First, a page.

The McGowan Government will trial SMART drumlines in Gracetown for 12 months to determine if the non-lethal technology is effective at reducing shark attacks in WA.
Non-lethal SMART drumlines have been used in northern NSW since 2015 to catch, tag, relocate and release sharks.
The information provided by the NSW Government on their trial is insufficient to determine the effectiveness of SMART drumlines and guide a long-term financial investment for WA’s coastline.
A WA trial, carried out in Gracetown conditions, will determine if the technology is effective for WA.
Chief Scientist Peter Klinken will be conducting an independent scientific analysis of the trial and the McGowan Government’s world-first personal shark deterrent subsidy.
The McGowan Government’s shark mitigation policies are based on science and research, and a long-term decision on SMART drumlines will be no different.
All shark bites since 2000 have been attributed to white sharks and therefore they will be the target species for this program. Tiger or Bull Sharks caught that are over two metres will also be tagged.
Final details and costs will be determined and announced in the coming weeks.
The trial will complement the McGowan Government’s existing comprehensive shark mitigation strategy.
This includes a world-first personal shark deterrent subsidy; funding Surf Life Saving WA beach, helicopter and drone patrols; expanding the shark monitoring network to Esperance; tagging operations; funding beach emergency number signs; and providing funding for a swimming enclosure at Falcon.
Fisheries minister Dave Kelly said the state government was open to any shark mitigation measure that is backed up by science.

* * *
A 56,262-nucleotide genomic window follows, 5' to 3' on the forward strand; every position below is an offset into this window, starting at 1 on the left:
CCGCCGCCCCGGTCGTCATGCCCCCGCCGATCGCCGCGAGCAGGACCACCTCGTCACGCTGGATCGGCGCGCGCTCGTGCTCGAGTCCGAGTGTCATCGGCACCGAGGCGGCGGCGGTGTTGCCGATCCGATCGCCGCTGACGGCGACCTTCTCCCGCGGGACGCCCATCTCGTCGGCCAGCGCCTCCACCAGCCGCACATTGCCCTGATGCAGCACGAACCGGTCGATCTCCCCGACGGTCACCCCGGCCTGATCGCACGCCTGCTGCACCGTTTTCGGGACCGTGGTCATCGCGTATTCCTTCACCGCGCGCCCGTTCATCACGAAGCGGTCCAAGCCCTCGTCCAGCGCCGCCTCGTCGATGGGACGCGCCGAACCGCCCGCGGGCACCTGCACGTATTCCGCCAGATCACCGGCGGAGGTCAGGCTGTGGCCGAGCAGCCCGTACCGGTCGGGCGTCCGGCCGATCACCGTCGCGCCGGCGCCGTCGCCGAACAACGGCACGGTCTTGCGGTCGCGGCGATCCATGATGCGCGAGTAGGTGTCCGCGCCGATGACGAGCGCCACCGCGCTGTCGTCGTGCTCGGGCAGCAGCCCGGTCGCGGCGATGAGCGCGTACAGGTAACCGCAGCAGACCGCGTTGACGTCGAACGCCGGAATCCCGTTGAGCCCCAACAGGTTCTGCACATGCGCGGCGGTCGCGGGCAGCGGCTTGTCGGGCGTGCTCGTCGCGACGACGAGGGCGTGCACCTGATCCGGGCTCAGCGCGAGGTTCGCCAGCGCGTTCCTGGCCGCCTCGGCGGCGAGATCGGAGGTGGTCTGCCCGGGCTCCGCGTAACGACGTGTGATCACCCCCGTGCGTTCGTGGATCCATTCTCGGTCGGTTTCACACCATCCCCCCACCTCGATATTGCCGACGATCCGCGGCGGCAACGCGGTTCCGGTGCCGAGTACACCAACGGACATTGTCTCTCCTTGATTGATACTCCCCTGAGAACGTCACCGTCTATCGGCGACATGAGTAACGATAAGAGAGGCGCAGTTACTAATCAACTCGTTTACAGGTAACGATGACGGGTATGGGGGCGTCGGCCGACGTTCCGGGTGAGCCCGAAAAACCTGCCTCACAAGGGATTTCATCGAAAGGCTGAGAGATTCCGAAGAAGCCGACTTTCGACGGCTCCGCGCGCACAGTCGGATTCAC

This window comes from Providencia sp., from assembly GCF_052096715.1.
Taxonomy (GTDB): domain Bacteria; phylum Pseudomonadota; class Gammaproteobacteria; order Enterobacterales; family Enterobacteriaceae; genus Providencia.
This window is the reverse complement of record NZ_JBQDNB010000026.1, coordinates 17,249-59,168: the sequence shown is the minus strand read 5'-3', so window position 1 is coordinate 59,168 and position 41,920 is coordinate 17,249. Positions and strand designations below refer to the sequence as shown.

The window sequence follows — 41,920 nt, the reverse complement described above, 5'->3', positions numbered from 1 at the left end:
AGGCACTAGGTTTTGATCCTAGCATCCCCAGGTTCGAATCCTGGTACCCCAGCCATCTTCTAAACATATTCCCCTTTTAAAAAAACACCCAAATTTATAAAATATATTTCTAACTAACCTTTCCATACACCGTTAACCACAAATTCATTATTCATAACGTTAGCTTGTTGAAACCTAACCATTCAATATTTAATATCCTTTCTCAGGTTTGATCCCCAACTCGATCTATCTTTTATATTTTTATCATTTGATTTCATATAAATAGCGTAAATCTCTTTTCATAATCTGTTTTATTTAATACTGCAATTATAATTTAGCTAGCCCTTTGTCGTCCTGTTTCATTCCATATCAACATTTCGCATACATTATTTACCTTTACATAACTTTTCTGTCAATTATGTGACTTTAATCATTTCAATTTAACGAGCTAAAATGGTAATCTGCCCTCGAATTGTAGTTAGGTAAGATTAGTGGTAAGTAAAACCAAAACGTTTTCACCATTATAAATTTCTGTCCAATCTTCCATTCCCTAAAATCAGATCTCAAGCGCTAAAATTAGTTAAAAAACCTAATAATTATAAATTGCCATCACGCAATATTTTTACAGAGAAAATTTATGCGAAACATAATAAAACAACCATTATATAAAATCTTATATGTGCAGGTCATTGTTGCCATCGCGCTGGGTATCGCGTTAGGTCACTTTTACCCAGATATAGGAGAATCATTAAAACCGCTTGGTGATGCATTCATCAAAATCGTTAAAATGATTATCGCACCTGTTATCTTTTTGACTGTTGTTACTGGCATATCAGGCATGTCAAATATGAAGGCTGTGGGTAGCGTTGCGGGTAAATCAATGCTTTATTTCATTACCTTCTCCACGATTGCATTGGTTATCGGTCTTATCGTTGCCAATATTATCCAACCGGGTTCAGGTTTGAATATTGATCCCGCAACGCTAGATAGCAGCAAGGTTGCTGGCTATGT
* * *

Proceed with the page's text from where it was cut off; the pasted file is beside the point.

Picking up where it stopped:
“Unfortunately the information provided by NSW is insufficient, therefore in the best interests of all Western Australians we will conduct our own trial here in WA,” he said.
“Consistent with the NSW trial, the WA trial will be a catch, tag, relocate and release program. It is not intended to kill sharks.
“Our trial will be for WA’s coastline, specific to our local beaches, using local expertise.
“The purpose of the trial will be to determine the effectiveness of SMART drumlines in reducing shark attacks, and this will be done through an independent scientific analysis of the trial by Chief Scientist Peter Klinken.”
Vasse MLA Libby Mettam said she welcomed the McGowan Government’s support for the SMART Drumline trial at Gracetown.
Ms Mettam said the trial had been a longtime coming after an extensive campaign which had drawn attention from the state opposition, the Prime Minister and the NSW Government.
“It is a win for the 400 people who attended a rally at Parliament House in May and to the 4000 people who signed a petition,” she said.
“Importantly, I will continue to put pressure on the issue so it is taken seriously and if the trial is successful to extend SMART drumlines over more of the WA coastline.
“A big thank you to those who supported the campaign by attending the rally, signing petitions and writing letters to the newspaper.”
South West Safe Shark Group committee member Keith Halnan said he was really happy about the announcement but had concerns about how it would be implemented in WA.
Mr Halnan said NSW was leading the way in shark mitigation and research and if we followed their program it would restore tourism in WA and be a step in the right direction.
He said the shark problem had a negative impact on tourism and there was a perception that WA beaches were unsafe.
He hoped the government would bring SMART drumline operators from NSW to consult with WA on best practice.
“Tagging will give us data on white sharks and will prevent attacks,” he said. ”We need to optimise the trial as much as possible for a one boat response.”